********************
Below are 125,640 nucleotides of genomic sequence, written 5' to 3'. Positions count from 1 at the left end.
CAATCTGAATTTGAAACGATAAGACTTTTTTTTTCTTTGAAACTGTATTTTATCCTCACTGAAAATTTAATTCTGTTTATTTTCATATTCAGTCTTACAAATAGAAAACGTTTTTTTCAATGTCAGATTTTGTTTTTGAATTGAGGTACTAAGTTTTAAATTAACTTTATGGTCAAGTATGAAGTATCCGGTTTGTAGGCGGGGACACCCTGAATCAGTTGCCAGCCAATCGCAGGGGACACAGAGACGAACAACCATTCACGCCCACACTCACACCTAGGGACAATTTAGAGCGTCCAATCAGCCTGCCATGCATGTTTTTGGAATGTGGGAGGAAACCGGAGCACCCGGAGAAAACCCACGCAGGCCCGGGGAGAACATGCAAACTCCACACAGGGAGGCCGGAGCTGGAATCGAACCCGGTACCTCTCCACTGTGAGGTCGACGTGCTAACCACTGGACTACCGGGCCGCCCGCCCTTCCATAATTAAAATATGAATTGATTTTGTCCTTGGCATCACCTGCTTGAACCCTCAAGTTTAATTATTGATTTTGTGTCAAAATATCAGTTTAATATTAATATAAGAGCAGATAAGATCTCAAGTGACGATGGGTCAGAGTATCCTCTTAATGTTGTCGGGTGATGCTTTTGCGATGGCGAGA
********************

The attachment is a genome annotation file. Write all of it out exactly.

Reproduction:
Below are 125,640 nucleotides of genomic sequence, written 5' to 3'. Positions count from 1 at the left end.
CAATCTGAATTTGAAACGATAAGACTTTTTTTTTCTTTGAAACTGTATTTTATCCTCACTGAAAATTTAATTCTGTTTATTTTCATATTCAGTCTTACAAATAGAAAACGTTTTTTTCAATGTCAGATTTTGTTTTTGAATTGAGGTACTAAGTTTTAAATTAACTTTATGGTCAAGTATGAAGTATCCGGTTTGTAGGCGGGGACACCCTGAATCAGTTGCCAGCCAATCGCAGGGGACACAGAGACGAACAACCATTCACGCCCACACTCACACCTAGGGACAATTTAGAGCGTCCAATCAGCCTGCCATGCATGTTTTTGGAATGTGGGAGGAAACCGGAGCACCCGGAGAAAACCCACGCAGGCCCGGGGAGAACATGCAAACTCCACACAGGGAGGCCGGAGCTGGAATCGAACCCGGTACCTCTCCACTGTGAGGTCGACGTGCTAACCACTGGACTACCGGGCCGCCCGCCCTTCCATAATTAAAATATGAATTGATTTTGTCCTTGGCATCACCTGCTTGAACCCTCAAGTTTAATTATTGATTTTGTGTCAAAATATCAGTTTAATATTAATATAAGAGCAGATAAGATCTCAAGTGACGATGGGTCAGAGTATCCTCTTAATGTTGTCGGGTGATGCTTTTGCGATGGCGAGA